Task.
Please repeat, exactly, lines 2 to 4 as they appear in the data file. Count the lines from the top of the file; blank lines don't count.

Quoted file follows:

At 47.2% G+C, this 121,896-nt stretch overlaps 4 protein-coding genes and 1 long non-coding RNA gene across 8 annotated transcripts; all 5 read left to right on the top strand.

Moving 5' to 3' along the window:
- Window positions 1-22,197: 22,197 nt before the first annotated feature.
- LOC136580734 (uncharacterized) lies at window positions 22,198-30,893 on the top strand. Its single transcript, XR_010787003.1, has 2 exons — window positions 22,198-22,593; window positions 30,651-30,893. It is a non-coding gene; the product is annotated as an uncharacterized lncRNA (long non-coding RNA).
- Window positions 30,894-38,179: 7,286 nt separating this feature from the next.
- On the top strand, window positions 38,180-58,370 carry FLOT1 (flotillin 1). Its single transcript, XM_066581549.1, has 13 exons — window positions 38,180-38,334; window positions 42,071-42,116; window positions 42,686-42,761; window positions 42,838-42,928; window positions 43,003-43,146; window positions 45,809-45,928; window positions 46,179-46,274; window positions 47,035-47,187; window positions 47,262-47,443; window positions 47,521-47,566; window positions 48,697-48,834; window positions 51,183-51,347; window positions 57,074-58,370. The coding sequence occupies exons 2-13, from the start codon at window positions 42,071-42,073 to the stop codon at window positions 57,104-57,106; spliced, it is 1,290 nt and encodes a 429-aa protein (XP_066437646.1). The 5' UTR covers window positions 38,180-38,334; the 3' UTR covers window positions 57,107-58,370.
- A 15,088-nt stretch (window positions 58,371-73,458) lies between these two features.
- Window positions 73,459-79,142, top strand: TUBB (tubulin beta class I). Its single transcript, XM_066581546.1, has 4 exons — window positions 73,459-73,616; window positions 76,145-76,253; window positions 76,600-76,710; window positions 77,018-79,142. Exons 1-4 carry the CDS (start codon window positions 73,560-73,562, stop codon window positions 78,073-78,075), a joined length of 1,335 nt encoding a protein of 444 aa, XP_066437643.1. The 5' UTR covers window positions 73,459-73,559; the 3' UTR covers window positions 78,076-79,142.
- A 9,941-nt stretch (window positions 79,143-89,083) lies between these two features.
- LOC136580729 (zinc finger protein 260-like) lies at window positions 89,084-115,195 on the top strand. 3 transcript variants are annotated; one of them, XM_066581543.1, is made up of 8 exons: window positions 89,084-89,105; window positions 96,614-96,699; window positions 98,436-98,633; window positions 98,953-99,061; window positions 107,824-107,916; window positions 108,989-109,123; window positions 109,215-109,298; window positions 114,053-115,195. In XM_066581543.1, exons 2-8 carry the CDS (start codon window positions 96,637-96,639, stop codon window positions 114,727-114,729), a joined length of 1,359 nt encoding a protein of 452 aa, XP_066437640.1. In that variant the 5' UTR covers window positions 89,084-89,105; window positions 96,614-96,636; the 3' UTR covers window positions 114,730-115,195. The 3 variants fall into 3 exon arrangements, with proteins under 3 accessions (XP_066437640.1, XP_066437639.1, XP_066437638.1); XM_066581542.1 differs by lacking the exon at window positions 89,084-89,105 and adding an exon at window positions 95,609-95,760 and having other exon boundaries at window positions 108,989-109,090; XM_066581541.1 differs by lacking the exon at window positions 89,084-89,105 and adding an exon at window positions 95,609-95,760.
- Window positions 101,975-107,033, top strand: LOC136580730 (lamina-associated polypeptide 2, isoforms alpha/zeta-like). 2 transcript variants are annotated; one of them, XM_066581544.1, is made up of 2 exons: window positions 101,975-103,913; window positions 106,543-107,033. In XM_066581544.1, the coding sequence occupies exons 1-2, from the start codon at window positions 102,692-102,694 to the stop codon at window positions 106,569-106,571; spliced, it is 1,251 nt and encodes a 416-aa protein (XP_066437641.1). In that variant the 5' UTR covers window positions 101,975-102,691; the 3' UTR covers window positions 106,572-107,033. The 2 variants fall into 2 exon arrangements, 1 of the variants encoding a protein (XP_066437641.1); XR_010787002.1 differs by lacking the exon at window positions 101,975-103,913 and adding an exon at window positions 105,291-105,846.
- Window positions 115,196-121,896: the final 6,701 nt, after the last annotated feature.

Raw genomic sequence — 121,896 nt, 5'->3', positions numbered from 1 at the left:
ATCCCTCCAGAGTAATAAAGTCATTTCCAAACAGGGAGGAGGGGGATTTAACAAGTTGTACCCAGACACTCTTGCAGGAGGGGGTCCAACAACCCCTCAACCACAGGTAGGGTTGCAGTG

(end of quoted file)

Moving 5' to 3' along the window:
- Window positions 1-22,197: 22,197 nt before the first annotated feature.
- LOC136580734 (uncharacterized) lies at window positions 22,198-30,893 on the top strand. Its single transcript, XR_010787003.1, has 2 exons — window positions 22,198-22,593; window positions 30,651-30,893. It is a non-coding gene; the product is annotated as an uncharacterized lncRNA (long non-coding RNA).